165 F.3d 918 (9th Cir. 1998), 97-50393, U.S. v. Blanton

Docket Nº:97-50393.
Citation:165 F.3d 918
Party Name:UNITED STATES of America, Plaintiff-Appellee, v. Bryan Lamar BLANTON, Defendant-Appellant.
Case Date:November 10, 1998
Court:United States Courts of Appeals, Court of Appeals for the Ninth Circuit

Page 918

165 F.3d 918 (9th Cir. 1998)

UNITED STATES of America, Plaintiff-Appellee,


Bryan Lamar BLANTON, Defendant-Appellant.

No. 97-50393.

No. CR 96-850-JMI

United States Court of Appeals, Ninth Circuit

November 10, 1998

Editorial Note:

This opinion appears in the Federal reporter in a table titled "Table of Decisions Without Reported Opinions". (See FI CTA9 Rule 36-3 regarding use of unpublished opinions)

Argued and Submitted Oct. 7, 1998--Pasadena, California.

Appeal from the United States District Court for the Central District of California James M. Ideman, District Judge, Presiding.

Before BRUNETTI, FERNANDEZ, and MCKEOWN, Circuit Judges.


Bryan Lamar Blanton appeals his conviction on the charges of conspiracy to commit bank robbery in violation of 18 U.S.C. § 371, armed bank robbery in violation of 18 U.S.C. § 2113(a) and (d), and using or carrying a firearm during and in relation to a crime of violence in violation of 18 U.S.C. § 924(c). We have jurisdiction under 28 U.S.C. § 1291, and we affirm.

I. Motion to Suppress

Blanton claims that the district court erred by denying his motion to suppress evidence obtained pursuant to a stop of his vehicle. He contends that, under the totality of the circumstances, the police officers lacked founded suspicion for the stop. He argues that the only basis for the officers' decision to stop him was his race and the officers' subjective impressions of his appearance. These contentions fail.

First, although race or color alone cannot serve as a basis for making an investigatory stop, "racial appearance may be considered as a factor contributing to a founded suspicion of criminal conduct." United States v. Fouche, 776 F.2d 1398, 1402-03 (9th Cir.1985), cert. denied, 486 U.S. 1017, 108 S.Ct. 1756, 100 L.Ed.2d 218 (1988), overruled on other grounds, California v. Hodari D., 499 U.S. 621, 111 S.Ct. 1547, 113 L.Ed.2d 690 (1991). Here, in light of the broadcast description that the suspects were young black males, the same race, gender, and age as Blanton, the police could permissibly consider Blanton's race and color as one factor in deciding whether to make a stop.

Second, the record reflects that before Officer Smith stopped Blanton he knew that a nearby bank had been robbed by three armed men who were seen fleeing into the mobile home park adjacent to where Blanton was parked and running in Blanton's general direction. He was also aware that it was unusual to see cars parked on the particular street where Blanton's car was located. He observed Blanton, who appeared to be quite nervous and was looking around suspiciously, begin to pull away when he drove toward him with lights flashing. Under the totality of circumstances, Officer Smith was aware of articulable facts leading to a reasonable suspicion that Blanton was involved in the bank robbery. United States v. Fouche, 776 F.2d at 1402.

Blanton also contends that, even if there was reasonable suspicion to justify an investigatory stop, the district court erred in denying his motion to suppress because the force used to effectuate the stop transformed the encounter into an arrest lacking probable cause. We disagree. Officer Smith's use of force was justified by the fact that he was holding the defendant alone, was aware that three armed suspects were reportedly traveling in his general direction, and was unable to see if anyone else was present in Blanton's car. We find that under these circumstances, Officer Smith was justified in holding Blanton at gun point until another police officer arrived to assist him. See United States v. Hensley, 469 U.S. 221, 235, 105 S.Ct. 675, 83 L.Ed.2d 604 (1991); Washington v. Lambert, 98 F.3d 1181, 1189 (9th Cir.1996); Adams v. Williams, 407 U.S. 143, 145, 92 S.Ct. 1921, 32 L.Ed.2d 612 (1971).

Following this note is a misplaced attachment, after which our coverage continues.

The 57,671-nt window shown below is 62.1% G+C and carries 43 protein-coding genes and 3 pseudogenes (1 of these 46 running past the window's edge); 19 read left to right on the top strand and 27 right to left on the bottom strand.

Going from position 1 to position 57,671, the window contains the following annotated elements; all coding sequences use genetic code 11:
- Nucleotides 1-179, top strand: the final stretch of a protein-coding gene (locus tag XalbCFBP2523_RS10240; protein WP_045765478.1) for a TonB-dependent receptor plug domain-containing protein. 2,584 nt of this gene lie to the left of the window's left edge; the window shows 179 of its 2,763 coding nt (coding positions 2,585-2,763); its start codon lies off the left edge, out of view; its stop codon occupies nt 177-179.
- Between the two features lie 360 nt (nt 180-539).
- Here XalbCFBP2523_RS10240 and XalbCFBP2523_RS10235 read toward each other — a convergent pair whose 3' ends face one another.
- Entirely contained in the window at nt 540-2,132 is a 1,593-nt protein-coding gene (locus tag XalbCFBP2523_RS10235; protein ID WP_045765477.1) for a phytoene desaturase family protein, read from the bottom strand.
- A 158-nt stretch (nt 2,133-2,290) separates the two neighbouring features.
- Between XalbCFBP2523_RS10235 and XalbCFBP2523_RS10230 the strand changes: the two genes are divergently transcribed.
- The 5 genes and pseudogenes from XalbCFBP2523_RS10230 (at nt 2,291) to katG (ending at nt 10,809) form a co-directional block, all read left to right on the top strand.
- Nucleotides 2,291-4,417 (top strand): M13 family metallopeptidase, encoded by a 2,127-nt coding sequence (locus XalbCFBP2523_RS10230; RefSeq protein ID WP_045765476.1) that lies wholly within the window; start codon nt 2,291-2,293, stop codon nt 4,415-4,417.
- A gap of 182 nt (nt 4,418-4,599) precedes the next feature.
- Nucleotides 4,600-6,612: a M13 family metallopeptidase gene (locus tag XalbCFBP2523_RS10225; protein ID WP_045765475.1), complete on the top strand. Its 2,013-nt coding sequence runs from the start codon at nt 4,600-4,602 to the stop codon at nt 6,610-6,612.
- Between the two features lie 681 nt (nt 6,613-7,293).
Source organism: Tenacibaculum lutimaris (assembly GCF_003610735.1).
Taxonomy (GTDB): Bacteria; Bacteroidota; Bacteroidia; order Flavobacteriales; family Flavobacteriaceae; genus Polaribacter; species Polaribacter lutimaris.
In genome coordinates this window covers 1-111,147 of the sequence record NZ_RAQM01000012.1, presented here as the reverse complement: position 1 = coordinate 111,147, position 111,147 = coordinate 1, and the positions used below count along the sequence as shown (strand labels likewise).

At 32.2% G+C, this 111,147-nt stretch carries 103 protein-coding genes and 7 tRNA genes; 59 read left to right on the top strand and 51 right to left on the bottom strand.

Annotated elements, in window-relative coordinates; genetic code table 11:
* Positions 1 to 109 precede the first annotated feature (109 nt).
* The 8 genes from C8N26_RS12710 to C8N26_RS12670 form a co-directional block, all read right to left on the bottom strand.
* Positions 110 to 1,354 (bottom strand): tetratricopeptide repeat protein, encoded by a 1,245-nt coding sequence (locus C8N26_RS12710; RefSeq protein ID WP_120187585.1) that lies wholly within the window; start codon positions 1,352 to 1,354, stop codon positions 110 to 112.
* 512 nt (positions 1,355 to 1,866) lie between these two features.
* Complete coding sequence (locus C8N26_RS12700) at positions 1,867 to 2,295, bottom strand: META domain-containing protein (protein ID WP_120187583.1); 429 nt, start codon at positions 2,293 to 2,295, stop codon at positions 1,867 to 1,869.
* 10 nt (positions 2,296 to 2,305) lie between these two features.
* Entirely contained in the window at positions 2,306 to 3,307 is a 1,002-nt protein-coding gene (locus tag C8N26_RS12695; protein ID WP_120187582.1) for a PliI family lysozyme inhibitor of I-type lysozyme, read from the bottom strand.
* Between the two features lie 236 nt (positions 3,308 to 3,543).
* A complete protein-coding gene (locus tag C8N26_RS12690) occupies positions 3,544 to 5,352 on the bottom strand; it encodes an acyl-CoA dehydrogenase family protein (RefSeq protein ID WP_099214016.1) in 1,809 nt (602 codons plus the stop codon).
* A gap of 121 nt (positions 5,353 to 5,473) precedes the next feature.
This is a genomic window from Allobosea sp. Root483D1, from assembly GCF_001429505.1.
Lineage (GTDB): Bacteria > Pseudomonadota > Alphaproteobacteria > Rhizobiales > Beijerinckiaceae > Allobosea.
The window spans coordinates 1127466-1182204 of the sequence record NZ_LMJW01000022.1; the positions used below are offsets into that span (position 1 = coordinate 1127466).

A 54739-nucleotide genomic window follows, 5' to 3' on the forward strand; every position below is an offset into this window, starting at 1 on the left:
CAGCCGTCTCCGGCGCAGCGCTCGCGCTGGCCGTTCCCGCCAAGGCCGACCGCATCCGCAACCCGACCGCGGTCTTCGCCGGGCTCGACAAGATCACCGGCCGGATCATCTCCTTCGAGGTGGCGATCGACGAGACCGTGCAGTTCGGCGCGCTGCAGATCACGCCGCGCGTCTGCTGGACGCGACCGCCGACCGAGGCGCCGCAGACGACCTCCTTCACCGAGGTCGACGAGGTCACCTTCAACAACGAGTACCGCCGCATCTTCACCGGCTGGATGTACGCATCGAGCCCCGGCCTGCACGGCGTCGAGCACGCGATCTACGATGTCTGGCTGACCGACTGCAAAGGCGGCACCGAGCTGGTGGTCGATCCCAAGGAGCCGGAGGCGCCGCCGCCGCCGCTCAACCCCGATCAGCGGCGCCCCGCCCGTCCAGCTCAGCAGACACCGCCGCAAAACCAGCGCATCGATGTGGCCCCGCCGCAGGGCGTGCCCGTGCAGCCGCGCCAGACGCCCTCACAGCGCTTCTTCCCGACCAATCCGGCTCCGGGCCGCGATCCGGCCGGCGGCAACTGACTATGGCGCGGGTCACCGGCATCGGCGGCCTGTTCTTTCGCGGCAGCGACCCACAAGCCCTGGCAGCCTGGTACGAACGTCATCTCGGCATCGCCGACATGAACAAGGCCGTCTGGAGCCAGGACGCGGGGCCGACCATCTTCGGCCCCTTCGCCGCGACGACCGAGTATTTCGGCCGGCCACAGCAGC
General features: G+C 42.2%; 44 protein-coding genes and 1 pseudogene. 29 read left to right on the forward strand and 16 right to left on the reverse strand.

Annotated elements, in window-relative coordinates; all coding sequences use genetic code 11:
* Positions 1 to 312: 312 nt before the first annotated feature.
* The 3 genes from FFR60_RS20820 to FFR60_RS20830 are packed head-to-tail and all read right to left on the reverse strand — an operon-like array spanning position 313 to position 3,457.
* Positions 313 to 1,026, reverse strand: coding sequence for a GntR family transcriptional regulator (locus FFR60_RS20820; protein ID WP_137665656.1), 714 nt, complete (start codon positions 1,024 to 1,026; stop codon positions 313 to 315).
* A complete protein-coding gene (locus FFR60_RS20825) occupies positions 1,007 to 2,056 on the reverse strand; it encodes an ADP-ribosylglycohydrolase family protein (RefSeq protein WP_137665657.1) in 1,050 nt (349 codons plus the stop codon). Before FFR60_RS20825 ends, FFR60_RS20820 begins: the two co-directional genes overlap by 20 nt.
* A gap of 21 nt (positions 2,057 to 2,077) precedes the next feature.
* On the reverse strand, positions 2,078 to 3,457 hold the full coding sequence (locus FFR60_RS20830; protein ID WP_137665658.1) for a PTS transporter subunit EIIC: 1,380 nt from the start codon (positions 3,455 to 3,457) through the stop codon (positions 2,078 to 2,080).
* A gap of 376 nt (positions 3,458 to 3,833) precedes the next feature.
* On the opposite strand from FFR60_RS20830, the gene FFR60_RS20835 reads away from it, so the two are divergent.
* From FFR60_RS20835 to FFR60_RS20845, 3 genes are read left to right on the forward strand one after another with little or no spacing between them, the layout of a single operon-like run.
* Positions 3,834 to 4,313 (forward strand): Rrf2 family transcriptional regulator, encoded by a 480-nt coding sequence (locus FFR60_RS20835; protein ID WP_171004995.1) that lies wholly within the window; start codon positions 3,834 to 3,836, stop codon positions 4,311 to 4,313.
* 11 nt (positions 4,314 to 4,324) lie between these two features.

II. Prosecutorial Misconduct

  1. Comments on Defense Tactics

    Blanton claims that the government's disparagement of defense counsel's "tactics" during its rebuttal argument violated his Fifth and Sixth Amendment rights. In particular, Blanton asserts that the government's comments concerning defense counsel's opening statement were improper and required the district court to grant Blanton's motion for a new trial.

    Both the government and defense counsel are given wide latitude in closing argument and may strike hard blows based on the evidence in the case and reasonable inferences drawn from that evidence. United States v. Vaccaro, 816 F.2d 443, 451 (9th Cir.), cert. denied, 484 U.S. 928, 108 S.Ct. 295, 98 L.Ed.2d 255 (1987). Even where a prosecutor's comments exceed the permissible bounds, this Court will reverse a conviction only where the comments "are so gross as to probably prejudice the defendant, and the prejudice is not neutralized by the trial judge." United States v. Lester, 749 F.2d 1288, 1301 (9th Cir.1984).

    Viewing the government's rebuttal closing argument in context, United States v. Young, 470 U.S. 1, 11, 105 S.Ct. 1038, 84 L.Ed.2d 1 (1985), we find that the government's comments regarding the defense's tactics did not amount to prejudicial error. The prosecutor's comments were, to a certain extent, invited by defense counsel's closing arguments and therefore were not entirely improper. See United States v. Parker, 991 F.2d 1493, 1499 (9th Cir.), cert. denied, 510...

To continue reading